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Gadd completes epic Vernon to Canmore paraglider flight

photo790.jpgCamping in a high alpine meadow 20 kilometres south of Revelstoke, B.C., Will Gadd was living his dream. Not only had he flown his paraglider high over the Selkirk Mountains, he had landed just a few kilometres’ walk from the perfect launch site from where he could continue flying the next morning. 

Despite two “epic” days wrestling through overgrown, debris-clogged logging cut blocks, his dream of flying from Vernon, B.C. home to Canmore was soaring once again.

“It was so great to land in the alpenglow and spend a night up high,” Gadd said. “I had some bars and a beef samosa for dinner. It was perfect.”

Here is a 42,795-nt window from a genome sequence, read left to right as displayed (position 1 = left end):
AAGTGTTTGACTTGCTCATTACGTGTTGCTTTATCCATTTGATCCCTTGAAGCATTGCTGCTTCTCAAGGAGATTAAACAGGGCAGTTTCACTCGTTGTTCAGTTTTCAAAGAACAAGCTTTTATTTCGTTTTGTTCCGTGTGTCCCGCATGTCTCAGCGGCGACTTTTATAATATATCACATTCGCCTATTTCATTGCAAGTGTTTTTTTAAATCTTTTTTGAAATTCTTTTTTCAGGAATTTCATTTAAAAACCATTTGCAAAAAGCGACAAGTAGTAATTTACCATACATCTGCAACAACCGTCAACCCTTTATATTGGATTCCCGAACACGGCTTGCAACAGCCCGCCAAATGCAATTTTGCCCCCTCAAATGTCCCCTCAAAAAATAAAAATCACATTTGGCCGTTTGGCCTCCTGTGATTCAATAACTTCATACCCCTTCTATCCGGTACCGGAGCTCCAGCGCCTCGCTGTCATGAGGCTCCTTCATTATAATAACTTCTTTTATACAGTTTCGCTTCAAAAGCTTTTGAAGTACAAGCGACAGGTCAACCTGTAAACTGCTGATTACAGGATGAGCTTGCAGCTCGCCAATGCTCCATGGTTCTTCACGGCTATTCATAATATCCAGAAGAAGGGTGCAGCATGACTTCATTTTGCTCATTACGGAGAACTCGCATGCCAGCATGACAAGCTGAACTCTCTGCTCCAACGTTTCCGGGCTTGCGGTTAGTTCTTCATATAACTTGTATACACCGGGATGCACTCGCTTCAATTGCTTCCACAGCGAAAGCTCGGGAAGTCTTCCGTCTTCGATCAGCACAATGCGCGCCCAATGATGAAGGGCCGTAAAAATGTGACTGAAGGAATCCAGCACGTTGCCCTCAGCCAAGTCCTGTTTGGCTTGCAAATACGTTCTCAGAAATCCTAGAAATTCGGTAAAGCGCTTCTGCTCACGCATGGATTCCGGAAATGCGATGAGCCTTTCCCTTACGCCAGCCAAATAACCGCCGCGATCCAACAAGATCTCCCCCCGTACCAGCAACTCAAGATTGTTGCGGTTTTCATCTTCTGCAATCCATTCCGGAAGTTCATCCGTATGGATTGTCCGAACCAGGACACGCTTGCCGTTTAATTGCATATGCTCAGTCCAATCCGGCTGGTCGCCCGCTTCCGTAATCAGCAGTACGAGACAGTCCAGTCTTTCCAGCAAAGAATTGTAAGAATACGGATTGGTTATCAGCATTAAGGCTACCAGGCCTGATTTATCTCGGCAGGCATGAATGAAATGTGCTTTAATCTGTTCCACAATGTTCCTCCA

After years of studying Google Earth and topographical maps, and waiting out weeks of rain, Gadd boarded a Greyhound bus from Canmore at 1 a.m. on Aug. 1. After breakfast in a Vernon coffee shop, he walked to the launch site carrying everything he needed on his back – paraglider, small tent, sleeping bag, bear spray, SPOT locator and food, but no cook stove or paraglider motor – intent on flying across the Selkirk and Rocky mountains.

“The odds were so against this one, I feel like I won the lottery,” Gadd said. “It’s the trip I’m most happy in my life to have gotten done. I had three really big flying days, any one of which would have been a career highlight, and I had them all in the space of one week.”